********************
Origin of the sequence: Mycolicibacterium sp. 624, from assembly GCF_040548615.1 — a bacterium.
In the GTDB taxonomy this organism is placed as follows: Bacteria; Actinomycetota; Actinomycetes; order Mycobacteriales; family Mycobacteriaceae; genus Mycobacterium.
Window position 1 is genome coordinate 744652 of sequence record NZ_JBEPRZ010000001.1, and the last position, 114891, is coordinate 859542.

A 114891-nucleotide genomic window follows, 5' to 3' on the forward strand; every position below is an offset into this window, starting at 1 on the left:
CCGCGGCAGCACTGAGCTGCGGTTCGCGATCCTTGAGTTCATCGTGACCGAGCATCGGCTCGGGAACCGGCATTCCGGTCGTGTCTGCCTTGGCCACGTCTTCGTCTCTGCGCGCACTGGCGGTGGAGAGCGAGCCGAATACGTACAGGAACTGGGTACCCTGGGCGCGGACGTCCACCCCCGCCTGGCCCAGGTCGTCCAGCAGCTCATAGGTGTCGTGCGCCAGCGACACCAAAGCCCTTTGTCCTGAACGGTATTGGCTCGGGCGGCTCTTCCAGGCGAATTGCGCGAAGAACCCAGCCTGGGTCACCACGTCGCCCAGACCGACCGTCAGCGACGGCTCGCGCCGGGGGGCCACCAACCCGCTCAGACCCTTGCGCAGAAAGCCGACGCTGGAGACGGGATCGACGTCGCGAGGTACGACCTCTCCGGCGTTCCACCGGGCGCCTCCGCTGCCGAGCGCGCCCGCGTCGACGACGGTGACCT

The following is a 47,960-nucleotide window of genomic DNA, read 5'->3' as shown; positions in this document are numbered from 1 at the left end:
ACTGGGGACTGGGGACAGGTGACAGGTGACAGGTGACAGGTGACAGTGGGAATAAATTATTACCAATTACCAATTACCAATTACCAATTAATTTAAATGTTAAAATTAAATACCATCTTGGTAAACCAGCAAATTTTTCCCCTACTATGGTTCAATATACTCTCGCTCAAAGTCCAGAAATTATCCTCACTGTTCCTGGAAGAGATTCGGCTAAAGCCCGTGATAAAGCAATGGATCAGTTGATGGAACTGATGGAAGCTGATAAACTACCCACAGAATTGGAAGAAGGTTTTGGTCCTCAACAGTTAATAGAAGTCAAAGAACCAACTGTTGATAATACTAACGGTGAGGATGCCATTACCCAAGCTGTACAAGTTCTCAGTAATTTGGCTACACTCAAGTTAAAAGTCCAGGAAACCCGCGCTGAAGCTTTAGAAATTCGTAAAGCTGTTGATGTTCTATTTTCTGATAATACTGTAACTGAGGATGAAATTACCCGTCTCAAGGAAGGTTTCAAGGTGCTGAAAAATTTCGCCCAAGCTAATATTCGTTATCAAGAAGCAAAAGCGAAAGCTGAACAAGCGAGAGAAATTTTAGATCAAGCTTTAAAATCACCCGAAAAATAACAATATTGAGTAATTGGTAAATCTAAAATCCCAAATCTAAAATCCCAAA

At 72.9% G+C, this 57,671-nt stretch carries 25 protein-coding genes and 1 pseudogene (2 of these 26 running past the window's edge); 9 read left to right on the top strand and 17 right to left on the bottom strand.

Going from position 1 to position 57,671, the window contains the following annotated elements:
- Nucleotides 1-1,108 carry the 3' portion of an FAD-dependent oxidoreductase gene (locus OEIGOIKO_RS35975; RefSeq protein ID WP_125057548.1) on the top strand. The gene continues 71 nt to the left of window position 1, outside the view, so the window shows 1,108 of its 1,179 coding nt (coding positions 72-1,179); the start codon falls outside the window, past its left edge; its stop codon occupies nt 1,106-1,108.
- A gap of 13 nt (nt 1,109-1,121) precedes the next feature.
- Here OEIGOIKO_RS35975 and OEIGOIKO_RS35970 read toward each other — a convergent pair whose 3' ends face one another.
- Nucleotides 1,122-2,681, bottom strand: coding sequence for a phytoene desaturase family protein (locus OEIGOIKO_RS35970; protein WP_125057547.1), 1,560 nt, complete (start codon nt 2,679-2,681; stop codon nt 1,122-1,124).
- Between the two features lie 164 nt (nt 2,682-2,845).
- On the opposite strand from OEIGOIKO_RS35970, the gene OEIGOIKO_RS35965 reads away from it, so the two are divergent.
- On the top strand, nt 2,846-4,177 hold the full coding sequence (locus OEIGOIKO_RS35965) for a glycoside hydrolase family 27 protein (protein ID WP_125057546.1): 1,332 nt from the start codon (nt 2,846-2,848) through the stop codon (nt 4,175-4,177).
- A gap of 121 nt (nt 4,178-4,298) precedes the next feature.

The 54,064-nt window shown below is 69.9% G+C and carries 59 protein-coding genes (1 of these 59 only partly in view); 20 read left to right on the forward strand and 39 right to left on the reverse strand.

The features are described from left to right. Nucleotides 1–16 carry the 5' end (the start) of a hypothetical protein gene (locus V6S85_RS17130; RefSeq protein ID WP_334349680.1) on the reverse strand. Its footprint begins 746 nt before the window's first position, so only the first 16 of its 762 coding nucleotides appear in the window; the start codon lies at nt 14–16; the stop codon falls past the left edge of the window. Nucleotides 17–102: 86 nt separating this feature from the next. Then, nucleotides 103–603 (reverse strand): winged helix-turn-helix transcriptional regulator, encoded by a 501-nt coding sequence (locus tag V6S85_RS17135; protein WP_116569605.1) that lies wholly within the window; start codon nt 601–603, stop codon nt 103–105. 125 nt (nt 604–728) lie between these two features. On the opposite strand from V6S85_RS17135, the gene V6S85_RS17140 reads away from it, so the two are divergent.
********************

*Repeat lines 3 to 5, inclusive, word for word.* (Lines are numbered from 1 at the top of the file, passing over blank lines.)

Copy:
Window position 1 is genome coordinate 744652 of sequence record NZ_JBEPRZ010000001.1, and the last position, 114891, is coordinate 859542.

A 114891-nucleotide genomic window follows, 5' to 3' on the forward strand; every position below is an offset into this window, starting at 1 on the left:
CCGCGGCAGCACTGAGCTGCGGTTCGCGATCCTTGAGTTCATCGTGACCGAGCATCGGCTCGGGAACCGGCATTCCGGTCGTGTCTGCCTTGGCCACGTCTTCGTCTCTGCGCGCACTGGCGGTGGAGAGCGAGCCGAATACGTACAGGAACTGGGTACCCTGGGCGCGGACGTCCACCCCCGCCTGGCCCAGGTCGTCCAGCAGCTCATAGGTGTCGTGCGCCAGCGACACCAAAGCCCTTTGTCCTGAACGGTATTGGCTCGGGCGGCTCTTCCAGGCGAATTGCGCGAAGAACCCAGCCTGGGTCACCACGTCGCCCAGACCGACCGTCAGCGACGGCTCGCGCCGGGGGGCCACCAACCCGCTCAGACCCTTGCGCAGAAAGCCGACGCTGGAGACGGGATCGACGTCGCGAGGTACGACCTCTCCGGCGTTCCACCGGGCGCCTCCGCTGCCGAGCGCGCCCGCGTCGACGACGGTGACCT